October 2006

I love my job. I love getting paid to read. I love the lifestyle the schedule allows me to have. No evenings. No weekends. And because I work on a compressed schedule, I get a long weekend every other week. This past weekend was one such weekend.

Typically I use my Mondays off to run errands, do chores, and catch up with friends. Yesterday, I ended up doing a LOT of catch up, with 4 different people, and a dog (like a real one)! It may sound tiring, but my day was well-paced, and I kept up surprisingly well. After meeting up with Andrea (who works a compressed schedule that coincides with mine), I bussed out to Kerrisdale with meet up with Sandy. She brought along Polo, her adorable golden retriever. It was weird to see Polo active because I have ever only seen him loafing about at Sandy’s house, entreating visitors to pet him.

We took a seat by the front window at Cafe Artigiano so we could keep a watchful eye on Polo tied a bench on the sidewalk. Polo has been kidnapped before, so Sandy is very protective of him. After our coffees, Sandy invited me to come along to a nearby off-leash dog park. This is the infamous park where Sandy has met some very interesting people, so I was curious to see this piece of important geography in Sandy’s life.

We got there late in the afternoon, and it was quite the sight to behold! I counted 18 frisky dogs, big and small, zipping around the field. It was a bit unreal, there was so much energy and excitement vibrating from the dogs. I don’t know all my breeds, but there were a couple yellow labs, a bulldog, a dalmatian, a husky, and a border collie mix out there. I have never seen SO many dogs in one place apart from the Superdog show at the PNE.

The dog owners were a bit unreal too. Noticing that they greeted each new arrival on the scene, I was amazed that everyone knew each other’s names as well the dogs’ names. It was also amusing to see many of the owners milling about, carrying a chuck-it, like it was part of the fashion of being in a dog park. I asked Sandy about this evidently tight connection among the group, and she acknowledged that it does seem a bit cultish.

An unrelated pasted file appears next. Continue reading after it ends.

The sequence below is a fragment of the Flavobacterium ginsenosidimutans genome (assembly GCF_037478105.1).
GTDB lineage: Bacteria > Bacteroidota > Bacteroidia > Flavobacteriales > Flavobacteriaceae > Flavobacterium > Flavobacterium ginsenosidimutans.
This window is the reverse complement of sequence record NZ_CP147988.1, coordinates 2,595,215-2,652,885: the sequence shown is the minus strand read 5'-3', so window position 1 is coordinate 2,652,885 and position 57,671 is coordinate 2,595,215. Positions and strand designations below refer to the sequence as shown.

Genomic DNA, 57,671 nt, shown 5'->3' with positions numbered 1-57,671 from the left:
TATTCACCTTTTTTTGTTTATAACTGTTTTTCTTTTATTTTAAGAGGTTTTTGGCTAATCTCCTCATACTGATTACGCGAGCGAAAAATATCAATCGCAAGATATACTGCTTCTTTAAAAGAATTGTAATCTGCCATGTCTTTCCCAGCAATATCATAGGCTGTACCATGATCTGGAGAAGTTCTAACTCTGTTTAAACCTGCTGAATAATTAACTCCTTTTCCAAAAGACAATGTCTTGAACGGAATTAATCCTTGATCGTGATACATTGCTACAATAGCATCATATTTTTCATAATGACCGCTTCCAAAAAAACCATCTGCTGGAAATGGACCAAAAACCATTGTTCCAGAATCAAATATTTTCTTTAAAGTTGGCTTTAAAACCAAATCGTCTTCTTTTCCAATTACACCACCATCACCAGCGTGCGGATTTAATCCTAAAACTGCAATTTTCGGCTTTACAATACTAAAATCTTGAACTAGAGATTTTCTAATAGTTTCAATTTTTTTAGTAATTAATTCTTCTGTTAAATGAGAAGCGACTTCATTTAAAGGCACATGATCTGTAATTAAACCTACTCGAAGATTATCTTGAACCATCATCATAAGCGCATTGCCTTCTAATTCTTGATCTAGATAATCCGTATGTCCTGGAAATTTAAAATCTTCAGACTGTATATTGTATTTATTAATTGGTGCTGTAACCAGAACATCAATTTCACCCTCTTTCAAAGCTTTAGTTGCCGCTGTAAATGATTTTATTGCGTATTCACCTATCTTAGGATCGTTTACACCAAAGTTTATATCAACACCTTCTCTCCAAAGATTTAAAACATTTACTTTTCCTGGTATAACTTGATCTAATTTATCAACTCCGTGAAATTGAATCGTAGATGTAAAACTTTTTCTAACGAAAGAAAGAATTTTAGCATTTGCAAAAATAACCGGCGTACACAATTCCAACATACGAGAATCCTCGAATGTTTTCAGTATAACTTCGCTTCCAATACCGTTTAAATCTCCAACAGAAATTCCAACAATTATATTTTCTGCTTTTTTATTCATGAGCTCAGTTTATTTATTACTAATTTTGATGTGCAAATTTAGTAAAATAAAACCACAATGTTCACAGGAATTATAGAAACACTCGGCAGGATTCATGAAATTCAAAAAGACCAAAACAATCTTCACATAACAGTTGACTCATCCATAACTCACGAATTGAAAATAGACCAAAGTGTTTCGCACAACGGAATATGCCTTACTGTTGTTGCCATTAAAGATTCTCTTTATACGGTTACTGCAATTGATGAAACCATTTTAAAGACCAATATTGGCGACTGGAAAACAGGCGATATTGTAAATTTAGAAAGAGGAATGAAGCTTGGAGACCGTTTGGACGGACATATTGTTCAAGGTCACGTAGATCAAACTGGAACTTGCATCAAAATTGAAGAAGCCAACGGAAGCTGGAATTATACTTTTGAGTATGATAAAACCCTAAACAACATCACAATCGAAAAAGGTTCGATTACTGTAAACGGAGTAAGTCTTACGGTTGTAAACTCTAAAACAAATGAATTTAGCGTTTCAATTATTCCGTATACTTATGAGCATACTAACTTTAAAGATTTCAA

If you are ever looking for an unusual but social and fun place to be, I highly recommend visiting the dog park near you.


The worship service at Bethel was incredibly moving today, a real mix of happy and sad.

First of all, it was a baptism service, a joyous occasion. Lilian, Andy, Emily, and Tim got baptised today. These four young adults were incredibly articulate and heartfelt in their testimonies, in their stories of how God has made a difference in their lives. I cried when they spoke, partly because these guys gave me an opportunity to reflect on my own faith journey, but more because they revealed a lack of faith on my part. Lately, I’ve been wondering if I’m a fool to serve God and his church (in fact, I think by the world’s standards, I am a fool); I wonder if what I’m part of has any value or impact. But hearing the stories of these four make all our hard work and commitment worth it. Imperfect and limited in resources as our church is, it’s a miracle that God has used us to draw others nearer to him, to help others see what he sees and love with his love. I hope all the visitors that came today to worship with us and witness the commitment of these young people got a glimpse of God today.